Registration is open now for all Duke-UNC TTS fall trainings, including our comprehensive TTS training program, as well as our 1-day advanced CE intensives. Info about all of these training opportunities is below and on our website at www.dukeunctts.com. November 7-15, 2022: Comprehensive TTS Training Program (28.75 CE hours, register by October 1 for Early … Continued
The Tobacco Treatment Program published a feature Editorial in JAMA: The Journal of the American Medical Association on October 13, 2020. The Editorial is on intensive smoking cessation counseling in cancer survivors, accompanying the first randomized controlled trial published on the 13th as well, showing dramatic improvements in cessation among cancer survivors when such a … Continued
The National Cancer Institute has awarded University of North Carolina Lineberger Comprehensive Cancer Center researchers a $500,000, two-year grant to dramatically expand tobacco cessation treatment services for patients at the NC Cancer Hospital. Starting January of 2018, program leaders at UNC’s Tobacco Treatment Program (formerly the Nicotine Dependence Program) have been utilizing the grant to … Continued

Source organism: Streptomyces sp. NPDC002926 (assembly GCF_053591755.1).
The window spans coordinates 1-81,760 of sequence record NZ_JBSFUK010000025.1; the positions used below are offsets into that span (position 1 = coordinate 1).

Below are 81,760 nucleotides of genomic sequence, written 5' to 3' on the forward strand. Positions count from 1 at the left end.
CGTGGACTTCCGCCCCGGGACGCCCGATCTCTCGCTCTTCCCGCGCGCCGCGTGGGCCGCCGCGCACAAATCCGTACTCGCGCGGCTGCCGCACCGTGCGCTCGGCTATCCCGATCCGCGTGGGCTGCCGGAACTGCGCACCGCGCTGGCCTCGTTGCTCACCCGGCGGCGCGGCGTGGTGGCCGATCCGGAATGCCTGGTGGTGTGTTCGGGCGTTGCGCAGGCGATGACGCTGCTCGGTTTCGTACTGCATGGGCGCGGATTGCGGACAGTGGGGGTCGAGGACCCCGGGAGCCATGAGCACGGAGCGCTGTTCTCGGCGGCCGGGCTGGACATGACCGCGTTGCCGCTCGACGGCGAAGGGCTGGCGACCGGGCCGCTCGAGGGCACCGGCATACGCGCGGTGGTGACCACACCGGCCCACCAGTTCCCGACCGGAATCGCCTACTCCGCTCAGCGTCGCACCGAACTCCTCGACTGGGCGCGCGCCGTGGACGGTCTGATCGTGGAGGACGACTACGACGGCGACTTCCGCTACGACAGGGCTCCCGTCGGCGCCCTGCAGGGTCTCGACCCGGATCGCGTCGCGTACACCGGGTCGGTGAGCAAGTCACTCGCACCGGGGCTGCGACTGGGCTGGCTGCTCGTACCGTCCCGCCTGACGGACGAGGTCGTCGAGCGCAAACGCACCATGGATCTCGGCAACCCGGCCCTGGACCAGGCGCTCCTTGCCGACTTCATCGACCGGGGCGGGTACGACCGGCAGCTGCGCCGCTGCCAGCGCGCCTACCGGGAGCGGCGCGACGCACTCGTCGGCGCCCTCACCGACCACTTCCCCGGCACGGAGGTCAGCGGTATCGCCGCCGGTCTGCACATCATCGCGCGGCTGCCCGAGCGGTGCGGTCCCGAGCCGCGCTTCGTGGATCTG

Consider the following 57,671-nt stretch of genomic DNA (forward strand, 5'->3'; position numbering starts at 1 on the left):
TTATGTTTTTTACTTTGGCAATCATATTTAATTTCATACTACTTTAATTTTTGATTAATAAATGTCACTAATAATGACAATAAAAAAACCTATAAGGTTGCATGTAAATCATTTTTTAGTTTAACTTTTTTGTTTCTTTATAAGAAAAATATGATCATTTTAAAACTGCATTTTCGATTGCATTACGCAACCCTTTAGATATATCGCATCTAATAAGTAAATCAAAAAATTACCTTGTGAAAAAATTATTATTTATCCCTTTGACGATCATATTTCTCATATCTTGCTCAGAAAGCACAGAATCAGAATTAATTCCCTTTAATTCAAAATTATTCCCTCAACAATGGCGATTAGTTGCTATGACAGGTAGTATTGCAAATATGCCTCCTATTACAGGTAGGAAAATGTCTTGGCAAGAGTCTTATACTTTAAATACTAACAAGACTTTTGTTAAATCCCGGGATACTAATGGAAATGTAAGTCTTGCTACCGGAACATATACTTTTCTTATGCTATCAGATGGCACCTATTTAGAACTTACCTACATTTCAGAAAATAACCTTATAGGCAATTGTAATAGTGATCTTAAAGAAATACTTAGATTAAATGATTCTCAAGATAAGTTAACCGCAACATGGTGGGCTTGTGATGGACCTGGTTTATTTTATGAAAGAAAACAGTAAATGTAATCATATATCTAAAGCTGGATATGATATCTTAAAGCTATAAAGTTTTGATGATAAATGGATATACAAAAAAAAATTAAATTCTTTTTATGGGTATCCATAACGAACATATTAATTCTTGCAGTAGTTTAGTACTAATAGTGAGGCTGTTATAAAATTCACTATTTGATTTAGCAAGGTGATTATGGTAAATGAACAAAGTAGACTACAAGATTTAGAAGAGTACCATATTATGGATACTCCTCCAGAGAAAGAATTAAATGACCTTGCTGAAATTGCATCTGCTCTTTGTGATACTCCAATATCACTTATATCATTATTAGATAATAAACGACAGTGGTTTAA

Andy Colon decided to quit his tobacco addiction and went all out to create a healthier lifestyle for himself. He changed the way he ate, exercised more and, of course, stopped smoking. A friend told him about the Wellness@Work Tobacco Cessation program and Andy loved the idea of getting the support to quit, as well as the convenience of meeting at his workplace. It gave him the “backbone for change.” The free medications and the incentive of $100 for remaining tobacco free for 6 months encouraged him to reach his goal.
Matt Lawrence came to the Wellness@Work Program dipping a can of tobacco every day, having made multiple “practice attempts” without sustaining abstinence. He hated the control that tobacco exerted over him. In his position as Deputy Fire Chief, he wanted to be a good role model and had become weary of hiding his tobacco use.
Erin Barringer, a nursing assistant in the Neurosciences Hospital, began smoking socially in 10th grade, and over the years she increased her smoking to one-half pack of cigarettes a day. She continued at this level until 2010 when she found out she was pregnant. She remained tobacco free through her pregnancy and breastfeeding until her daughter, Jalliyah, was about 6 months old. At that time, she returned to smoking socially — and also did so to help deal with stress.